[M. C. Dunn was Michael Carnes Dunn, the Sheriff of Davidson County from 1808 to 1816, and the son-in-law of Capt. John Rains and Christiannah Gowen Rains.]
Thus William Gower [born October 26, 1776, died October 11, 1851, buried on Gower Road in Davidson County, son of Able and Obedience Gower and younger brother of Elijah Gower] served as both administrator of the estate of Elijah Gower and as guardian of Elijah’s only child. In this situation under modern probate practice, the administrator would make a final accounting and turn over all assets to himself wearing the different hat as guardian. Absent complications, the estate would be closed within about a year of the death. It appears that this procedure was halfway followed by William getting himself appointed as guardian, but that he never ended the administration of the estate until the orphan child became an adult at age 21 years.
Bond was signed for the marriage of William Elijah Gower to Martha “Patsy” Gower February 10, 1812 in Davidson County, DCMB 1:32. [Martha “Patsy” Gower is regarded as the daughter of Russell Gower and the first cousin of her husband, William Elijah Gower, by the leading researcher on the Davidson County Gower family, Mary Lynn Solomon.] The record makes it fairly clear that William Elijah was only 20 years old at the time of his marriage. The original marriage bonds and license, stored at Metro Archives in Nashville, reads as follows:
“William E. Gower to Patsy Gower, issued 10 Feb. 1812″
The signatures on the bond were as follows and written in the same hand:
/s/ William E. Gower by Wm Gower
/s/ William Gower
Levi Gowen Pensioned at Age 90
For SC Revolutionary Service
Levi Gowen, Mulatto/Melungeon son of Daniel Gowen and Rebecca Gowen, was born in Fairfield County, South Carolina in June 1762. He is identified as the grandson of Alexander Gowen of Stafford County, Virginia and Orange and Rutherford Counties, North Carolina and the great-grandson of William Gowen and Catherine Gowen of Stafford County.
When his father died as a soldier in the South Carolina militia during the Revolutionary War, Levi Gowen signed up, perhaps to avenge his father’s death. “Levi Goines” enlisted “about the time of the fall of Charleston” [May 12, 1780] at age 17 from Fairfield County “where he lived” as a Revolutionary soldier in the South Carolina line, according to his pension application.
While he was away in service, his mother received word that her youngest son, David Gowen had been killed by Indians at Mansker’s Station in the Cumberland River settlement in Tennessee. David Gowen had accompanied William Gowen, regarded as his great uncle, in his move to Tennessee.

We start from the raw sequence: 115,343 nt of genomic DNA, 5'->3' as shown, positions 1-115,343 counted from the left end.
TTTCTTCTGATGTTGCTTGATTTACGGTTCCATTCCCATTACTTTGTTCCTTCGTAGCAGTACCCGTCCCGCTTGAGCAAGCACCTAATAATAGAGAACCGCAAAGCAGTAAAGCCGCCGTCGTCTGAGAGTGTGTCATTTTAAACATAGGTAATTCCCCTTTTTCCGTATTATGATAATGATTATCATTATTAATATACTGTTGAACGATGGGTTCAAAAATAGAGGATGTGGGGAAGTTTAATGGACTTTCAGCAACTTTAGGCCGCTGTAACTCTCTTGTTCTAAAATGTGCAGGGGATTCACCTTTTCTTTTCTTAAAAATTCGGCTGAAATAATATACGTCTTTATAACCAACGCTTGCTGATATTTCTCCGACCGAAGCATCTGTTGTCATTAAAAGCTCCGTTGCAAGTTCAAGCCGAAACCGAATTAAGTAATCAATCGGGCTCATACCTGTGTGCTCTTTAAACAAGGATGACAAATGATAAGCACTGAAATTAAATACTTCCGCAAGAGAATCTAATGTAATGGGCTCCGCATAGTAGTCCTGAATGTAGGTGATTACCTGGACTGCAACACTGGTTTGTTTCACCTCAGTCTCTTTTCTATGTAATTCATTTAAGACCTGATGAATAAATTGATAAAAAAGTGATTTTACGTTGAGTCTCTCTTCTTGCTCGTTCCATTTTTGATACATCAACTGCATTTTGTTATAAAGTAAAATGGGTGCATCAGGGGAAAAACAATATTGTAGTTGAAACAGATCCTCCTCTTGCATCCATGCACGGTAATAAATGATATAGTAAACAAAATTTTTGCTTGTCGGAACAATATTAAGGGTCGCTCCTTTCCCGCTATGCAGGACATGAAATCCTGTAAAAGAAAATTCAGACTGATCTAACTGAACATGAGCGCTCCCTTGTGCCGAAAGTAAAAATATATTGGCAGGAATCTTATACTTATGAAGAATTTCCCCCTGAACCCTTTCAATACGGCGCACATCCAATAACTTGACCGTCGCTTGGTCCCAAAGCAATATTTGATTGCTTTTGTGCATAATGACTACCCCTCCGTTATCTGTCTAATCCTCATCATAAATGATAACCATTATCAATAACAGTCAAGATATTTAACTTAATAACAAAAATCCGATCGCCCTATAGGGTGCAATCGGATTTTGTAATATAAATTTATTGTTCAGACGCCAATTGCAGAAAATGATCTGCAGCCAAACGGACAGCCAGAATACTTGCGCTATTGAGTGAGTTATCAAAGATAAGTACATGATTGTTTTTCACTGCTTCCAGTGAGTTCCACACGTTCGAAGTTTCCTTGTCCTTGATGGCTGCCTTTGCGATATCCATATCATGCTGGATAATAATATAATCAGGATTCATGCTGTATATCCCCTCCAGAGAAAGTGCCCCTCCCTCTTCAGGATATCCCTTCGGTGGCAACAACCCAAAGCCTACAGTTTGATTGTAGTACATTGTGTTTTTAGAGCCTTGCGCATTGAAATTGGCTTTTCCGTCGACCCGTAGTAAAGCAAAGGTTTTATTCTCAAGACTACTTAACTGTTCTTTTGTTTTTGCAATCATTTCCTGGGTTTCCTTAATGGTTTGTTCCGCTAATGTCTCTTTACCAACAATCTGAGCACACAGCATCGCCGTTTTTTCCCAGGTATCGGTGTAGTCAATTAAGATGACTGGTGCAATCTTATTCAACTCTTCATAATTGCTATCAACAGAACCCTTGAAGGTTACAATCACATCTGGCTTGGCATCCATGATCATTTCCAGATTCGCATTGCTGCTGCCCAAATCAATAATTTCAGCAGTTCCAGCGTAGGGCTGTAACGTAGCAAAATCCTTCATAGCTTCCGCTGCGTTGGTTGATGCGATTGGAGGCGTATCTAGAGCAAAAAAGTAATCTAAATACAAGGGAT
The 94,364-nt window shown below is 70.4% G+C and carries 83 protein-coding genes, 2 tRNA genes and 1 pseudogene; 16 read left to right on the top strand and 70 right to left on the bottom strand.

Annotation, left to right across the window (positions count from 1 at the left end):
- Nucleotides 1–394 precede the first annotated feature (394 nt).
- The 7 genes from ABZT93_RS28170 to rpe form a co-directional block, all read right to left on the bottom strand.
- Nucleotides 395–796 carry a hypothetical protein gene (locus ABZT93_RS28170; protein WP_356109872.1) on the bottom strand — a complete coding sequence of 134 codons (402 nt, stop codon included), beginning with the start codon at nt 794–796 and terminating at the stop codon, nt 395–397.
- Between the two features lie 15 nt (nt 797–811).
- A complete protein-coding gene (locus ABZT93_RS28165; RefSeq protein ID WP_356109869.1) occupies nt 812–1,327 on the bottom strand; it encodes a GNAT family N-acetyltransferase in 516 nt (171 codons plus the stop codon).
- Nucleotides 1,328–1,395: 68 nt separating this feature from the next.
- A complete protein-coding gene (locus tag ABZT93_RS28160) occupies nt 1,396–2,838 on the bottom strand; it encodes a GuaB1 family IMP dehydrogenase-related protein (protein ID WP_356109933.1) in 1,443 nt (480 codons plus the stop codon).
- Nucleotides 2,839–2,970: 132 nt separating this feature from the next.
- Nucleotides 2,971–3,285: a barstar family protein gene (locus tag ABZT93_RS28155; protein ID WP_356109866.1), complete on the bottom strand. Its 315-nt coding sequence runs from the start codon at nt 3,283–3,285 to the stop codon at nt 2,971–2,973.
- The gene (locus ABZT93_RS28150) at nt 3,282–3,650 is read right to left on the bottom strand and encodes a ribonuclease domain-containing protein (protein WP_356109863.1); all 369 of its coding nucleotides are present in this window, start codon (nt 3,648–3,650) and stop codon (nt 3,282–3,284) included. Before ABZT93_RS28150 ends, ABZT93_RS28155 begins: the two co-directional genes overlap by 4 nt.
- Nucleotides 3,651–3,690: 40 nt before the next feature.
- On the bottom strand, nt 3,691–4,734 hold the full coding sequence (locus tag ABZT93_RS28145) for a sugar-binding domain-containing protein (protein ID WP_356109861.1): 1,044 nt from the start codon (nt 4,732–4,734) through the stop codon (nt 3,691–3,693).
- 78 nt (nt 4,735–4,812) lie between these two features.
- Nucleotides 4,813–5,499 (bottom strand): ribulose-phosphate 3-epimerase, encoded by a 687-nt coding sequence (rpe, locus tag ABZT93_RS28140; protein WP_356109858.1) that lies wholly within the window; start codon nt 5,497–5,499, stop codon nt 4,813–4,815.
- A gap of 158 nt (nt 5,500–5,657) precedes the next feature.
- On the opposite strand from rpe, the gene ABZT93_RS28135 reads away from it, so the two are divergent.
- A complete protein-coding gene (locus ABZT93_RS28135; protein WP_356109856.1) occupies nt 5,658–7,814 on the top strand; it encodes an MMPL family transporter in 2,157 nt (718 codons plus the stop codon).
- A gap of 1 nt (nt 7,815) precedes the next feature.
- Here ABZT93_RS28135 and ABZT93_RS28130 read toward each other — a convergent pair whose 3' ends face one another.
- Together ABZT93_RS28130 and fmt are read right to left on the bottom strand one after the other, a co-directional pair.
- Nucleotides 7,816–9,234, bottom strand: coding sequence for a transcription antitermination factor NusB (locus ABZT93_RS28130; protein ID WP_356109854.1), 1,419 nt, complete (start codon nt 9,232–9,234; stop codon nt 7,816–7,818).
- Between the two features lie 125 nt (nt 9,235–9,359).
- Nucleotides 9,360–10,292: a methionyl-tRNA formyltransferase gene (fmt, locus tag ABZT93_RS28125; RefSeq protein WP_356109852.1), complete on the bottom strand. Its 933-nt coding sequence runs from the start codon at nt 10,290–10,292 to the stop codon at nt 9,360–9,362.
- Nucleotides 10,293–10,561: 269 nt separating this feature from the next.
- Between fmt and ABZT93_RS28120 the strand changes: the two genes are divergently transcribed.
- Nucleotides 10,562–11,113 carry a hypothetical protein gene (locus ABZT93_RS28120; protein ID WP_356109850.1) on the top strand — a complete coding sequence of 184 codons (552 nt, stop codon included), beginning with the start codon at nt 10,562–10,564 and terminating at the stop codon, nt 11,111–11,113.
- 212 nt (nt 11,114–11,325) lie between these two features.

For his sacrifice, the Cumberland settlers petitioned that the estate of David Gowen be granted 640 acres for his part “in the settlement and defense” of Nashville. Levi Gowen stood to inherit the section of land and in 1792 gave his power of attorney to his kinsman, John Gowen of Davidson County to handle the matter for him.
Due to the lack of communication, Levi was probably not aware that John Gowen’s father, William Gowen, administrator of the estate of David Gowen, had four years earlier filed suit “against the heirs of David Gowen” to clear the title. The Davidson County Court ordered the property of David Gowen to be sold. Also Levi Gowen probably did not know that William Gowen himself had been killed by the Indians two years previous to his power of attorney. It is hoped that Levi Gowen eventually received his inheritance.
“Levi Goyen” and James Scott were sued January 17, 1793 by James Craig, according to “Fairfield County, South Carolina Minutes of the County Court, 1785-1799.” The case was dismissed when the defendants paid the court costs.
It is believed that shortly after this time Levi Gowen removed to Moore County, North Carolina, perhaps to join other family members there. “Levy Goin” was enumerated as the head of a household in the 1800 census of Moore County, page 62. “Goins, —-ve, free colored,” was listed as the head of a house-hold in the 1820 census of Moore County, page 20, according to “Index to the Census of North Carolina.” Six families of Goings/Gowens/Gowins were enumerated in the 1840 census of Moore County, but Levi Gowen, approximately 78 by this time, was not recorded as the head of a household.
“Levi Goines” was a resident of Moore County April 26, 1852 when he applied for a Revolutionary pension “aged about 90.” His application read:
“Declaration in Order to Obtain the Benefit of the Acts of Congress for the Benefit of Revolutionary Soldiers.
State of North Carolina
County of Moore
On this 26th day of April AD 1852 personally appeared before the Court of Pleas and Quarter Sessions for the county and state aforesaid, Levi Goines, a resident of said County of Moore and State of North Carolina, aged about Ninety Years, who first being duly sworn according to law, doth on his oath, make the following declaration in order to obtain the benefit of the provision made by the Acts of Congress for Soldiers who Served in the Revolutionary War.